Sink or swim
On a Friday in early December, teams of students from ME 102B displayed their inventions, products and novel devices along the hallway on the ground floor of Etcheverry Hall. The day marked the end of Professor Homayoon Kazerooni’s mechatronics design course for mechanical engineering seniors. The class, a much-anticipated part of the ME undergraduate experience, lets students take everything they have learned during their college career and put it into one capstone project.
In years past, ME 102B students began the class with an open-ended syllabus. “We used to let students work on anything and everything and come up with whatever they wanted, as long as it contained mechatronics and creativity,” says Yoon Jung Jeong, one of the course’s graduate student instructors. This semester was a little different.
Students were given the option of designing an amphibious vehicle built from parameters supplied by DARPA, the Defense Advanced Research Projects Agency. The goal of the government agency’s sponsorship of this exercise was not so much for the students to build the best vehicle for land and water, but to test a new set of modeling tools, in the hope of saving time and money when it awards contracts to build new equipment.
“Their modeling software is so new that they are trying to get feedback,” says Kyle Edelberg, a graduate student in Professor Karl Hedrick’s vehicle dynamics lab, and one of the liaisons between DARPA and the student teams in ME 102B. Berkeley was one of the first universities to be involved in the testing, along with engineers from Vanderbilt and MIT.
By noon on demo day, the demonstrations began pouring onto the trellis-covered plaza outside. Some of the students continued to tinker, making last-minute adjustments to such varied creations as an electric go-kart, a robotic bottle opener and exoskeleton devices. The amphibious vehicle teams gathered on the adjacent sand volleyball court behind Soda Hall.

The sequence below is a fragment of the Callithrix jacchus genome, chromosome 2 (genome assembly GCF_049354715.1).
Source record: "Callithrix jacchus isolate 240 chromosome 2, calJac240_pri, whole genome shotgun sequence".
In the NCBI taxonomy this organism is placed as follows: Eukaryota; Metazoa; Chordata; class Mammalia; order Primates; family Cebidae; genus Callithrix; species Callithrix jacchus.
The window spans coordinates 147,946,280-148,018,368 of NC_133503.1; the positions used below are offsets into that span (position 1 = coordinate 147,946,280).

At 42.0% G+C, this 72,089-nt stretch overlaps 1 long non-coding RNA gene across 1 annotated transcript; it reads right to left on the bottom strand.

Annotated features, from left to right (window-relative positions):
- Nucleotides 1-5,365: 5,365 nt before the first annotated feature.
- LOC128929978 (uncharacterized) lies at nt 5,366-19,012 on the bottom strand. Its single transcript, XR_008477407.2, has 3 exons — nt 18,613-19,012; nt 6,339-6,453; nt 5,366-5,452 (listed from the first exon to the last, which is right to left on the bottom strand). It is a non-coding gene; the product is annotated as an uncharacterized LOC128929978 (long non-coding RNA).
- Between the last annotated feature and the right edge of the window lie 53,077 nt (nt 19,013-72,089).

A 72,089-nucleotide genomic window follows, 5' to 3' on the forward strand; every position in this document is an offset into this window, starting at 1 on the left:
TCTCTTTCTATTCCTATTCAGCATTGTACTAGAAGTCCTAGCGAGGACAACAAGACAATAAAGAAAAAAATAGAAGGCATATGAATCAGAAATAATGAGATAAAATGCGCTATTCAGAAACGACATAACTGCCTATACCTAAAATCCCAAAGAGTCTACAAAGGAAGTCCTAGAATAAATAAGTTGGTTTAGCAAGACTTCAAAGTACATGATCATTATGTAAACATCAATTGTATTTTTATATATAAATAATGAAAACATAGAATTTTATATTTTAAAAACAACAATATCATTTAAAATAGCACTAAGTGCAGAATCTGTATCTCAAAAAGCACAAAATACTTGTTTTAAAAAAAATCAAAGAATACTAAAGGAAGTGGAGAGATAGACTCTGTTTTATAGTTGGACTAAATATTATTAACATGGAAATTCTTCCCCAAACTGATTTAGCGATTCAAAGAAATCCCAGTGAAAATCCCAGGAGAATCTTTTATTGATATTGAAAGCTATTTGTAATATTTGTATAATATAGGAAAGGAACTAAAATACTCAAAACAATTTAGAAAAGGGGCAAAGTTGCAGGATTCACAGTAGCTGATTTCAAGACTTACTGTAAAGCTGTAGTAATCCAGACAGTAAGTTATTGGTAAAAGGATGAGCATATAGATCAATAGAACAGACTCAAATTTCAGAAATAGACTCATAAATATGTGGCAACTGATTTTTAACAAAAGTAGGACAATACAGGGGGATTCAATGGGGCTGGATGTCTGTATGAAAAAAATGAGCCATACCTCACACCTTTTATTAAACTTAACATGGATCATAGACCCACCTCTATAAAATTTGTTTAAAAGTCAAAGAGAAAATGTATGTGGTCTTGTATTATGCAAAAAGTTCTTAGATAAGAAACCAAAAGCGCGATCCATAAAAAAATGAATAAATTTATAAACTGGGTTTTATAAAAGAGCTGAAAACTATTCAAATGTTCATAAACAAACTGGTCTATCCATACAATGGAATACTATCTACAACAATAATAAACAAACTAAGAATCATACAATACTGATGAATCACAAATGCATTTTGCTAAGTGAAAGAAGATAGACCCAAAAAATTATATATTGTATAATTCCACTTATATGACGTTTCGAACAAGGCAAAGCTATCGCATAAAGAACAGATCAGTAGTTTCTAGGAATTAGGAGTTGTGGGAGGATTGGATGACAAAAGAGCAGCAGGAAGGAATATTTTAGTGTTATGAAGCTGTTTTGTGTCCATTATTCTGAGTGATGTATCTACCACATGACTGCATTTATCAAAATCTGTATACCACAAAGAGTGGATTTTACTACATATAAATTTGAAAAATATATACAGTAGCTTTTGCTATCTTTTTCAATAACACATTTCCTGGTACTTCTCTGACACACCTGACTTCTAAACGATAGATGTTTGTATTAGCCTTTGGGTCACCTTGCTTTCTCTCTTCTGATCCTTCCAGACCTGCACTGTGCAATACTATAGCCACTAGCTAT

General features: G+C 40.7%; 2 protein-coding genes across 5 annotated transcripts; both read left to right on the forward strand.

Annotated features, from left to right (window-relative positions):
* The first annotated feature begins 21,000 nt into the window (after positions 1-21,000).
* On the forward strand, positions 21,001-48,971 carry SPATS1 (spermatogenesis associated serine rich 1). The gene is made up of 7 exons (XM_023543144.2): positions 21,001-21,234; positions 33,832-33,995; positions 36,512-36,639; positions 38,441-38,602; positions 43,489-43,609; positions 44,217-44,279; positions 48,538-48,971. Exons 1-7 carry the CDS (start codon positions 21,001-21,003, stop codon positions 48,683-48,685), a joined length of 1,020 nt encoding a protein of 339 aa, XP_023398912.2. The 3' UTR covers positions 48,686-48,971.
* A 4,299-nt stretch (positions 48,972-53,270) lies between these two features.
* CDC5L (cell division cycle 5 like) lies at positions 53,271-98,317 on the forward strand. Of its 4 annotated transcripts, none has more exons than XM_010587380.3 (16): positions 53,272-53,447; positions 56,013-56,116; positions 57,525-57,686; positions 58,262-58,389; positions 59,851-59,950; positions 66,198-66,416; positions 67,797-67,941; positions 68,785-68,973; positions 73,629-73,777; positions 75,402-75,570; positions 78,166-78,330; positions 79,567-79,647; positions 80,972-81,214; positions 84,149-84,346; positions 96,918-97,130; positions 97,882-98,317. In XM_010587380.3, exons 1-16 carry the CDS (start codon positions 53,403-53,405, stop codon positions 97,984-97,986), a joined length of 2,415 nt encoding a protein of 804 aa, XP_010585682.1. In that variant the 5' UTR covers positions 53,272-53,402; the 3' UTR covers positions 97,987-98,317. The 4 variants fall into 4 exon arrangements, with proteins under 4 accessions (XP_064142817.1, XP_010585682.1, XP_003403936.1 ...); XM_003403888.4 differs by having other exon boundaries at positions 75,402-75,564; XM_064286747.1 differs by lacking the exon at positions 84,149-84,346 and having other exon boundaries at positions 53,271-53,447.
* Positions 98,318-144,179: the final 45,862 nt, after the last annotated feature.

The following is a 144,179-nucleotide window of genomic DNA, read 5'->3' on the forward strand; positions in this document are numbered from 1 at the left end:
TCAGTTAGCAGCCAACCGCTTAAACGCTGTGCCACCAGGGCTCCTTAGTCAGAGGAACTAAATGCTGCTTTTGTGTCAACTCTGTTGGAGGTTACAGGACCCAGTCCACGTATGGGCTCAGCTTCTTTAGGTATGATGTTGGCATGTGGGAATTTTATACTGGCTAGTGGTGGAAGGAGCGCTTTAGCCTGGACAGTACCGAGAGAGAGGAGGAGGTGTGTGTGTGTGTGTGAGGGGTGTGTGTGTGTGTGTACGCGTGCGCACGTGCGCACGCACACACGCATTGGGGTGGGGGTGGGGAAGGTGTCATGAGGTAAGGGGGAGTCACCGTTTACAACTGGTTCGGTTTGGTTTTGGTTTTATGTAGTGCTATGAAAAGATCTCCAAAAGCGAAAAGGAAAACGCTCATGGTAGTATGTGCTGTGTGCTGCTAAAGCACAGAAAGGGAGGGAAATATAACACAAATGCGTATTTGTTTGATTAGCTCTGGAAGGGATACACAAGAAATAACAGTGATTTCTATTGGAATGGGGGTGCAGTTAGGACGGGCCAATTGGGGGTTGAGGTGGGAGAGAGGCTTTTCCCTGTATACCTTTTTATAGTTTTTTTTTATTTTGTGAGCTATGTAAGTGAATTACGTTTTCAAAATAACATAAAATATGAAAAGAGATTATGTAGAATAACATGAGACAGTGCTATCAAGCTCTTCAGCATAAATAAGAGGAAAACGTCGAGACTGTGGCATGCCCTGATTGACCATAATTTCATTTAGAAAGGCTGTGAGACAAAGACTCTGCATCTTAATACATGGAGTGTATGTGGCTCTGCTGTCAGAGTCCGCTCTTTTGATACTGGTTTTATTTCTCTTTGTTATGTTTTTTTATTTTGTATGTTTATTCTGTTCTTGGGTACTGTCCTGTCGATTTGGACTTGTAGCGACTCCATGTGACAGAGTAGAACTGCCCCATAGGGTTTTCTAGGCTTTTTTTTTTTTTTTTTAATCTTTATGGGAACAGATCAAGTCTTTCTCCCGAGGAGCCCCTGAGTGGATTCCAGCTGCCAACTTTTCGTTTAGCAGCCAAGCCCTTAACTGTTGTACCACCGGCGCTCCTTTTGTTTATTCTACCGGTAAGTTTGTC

Thanks to the winter rains, the court had turned bog-like, with soft spots and giant puddles. On one side of the court, graduate instructors placed a ramp leading to a wading pool filled with water—the perfect proving ground for the new vehicles’ capabilities.
The amphibious vehicles, each about the size of a large suitcase, presented a mechatronics design challenge. Teams spent months testing different methods of powering their vehicles and getting them to transform from a land vehicle to a water craft. One team even set out to build a hovercraft, but then shifted quickly back to a more traditional vehicle design. In the end, the vehicles that performed the best were the simplest, allowing for multiple iterations over the semester.
Before long, the crowd stood in a knot around the small pool, cheering and providing out-loud critiques—mostly about the driver’s ability to handle the remote control. There were collective sounds of approval when the vehicles made it near the water hazard, which was their final destination. Towards the conclusion of the demo, one vehicle, called the “cooler” because it looked like a rolling purveyor of cold beverages, sped up the ramp and splashed hard into the pool, soaking many in the audience. There were more cheers.
Despite the playfulness on the volleyball-court-turned-testing-course, there was an undercurrent of seriousness, and not only because of the implications for national security.
“This class helped me to solidify that I’m interested in designing and building things,” says Spencer Poff, who will be graduating in May and is considering a career in product development. Standing over the “cooler,” back in the mechatronics lab, with its lid off and inner workings exposed, he says, “In the beginning all you have are the design constraints on paper—and then you take those and use them to build something.”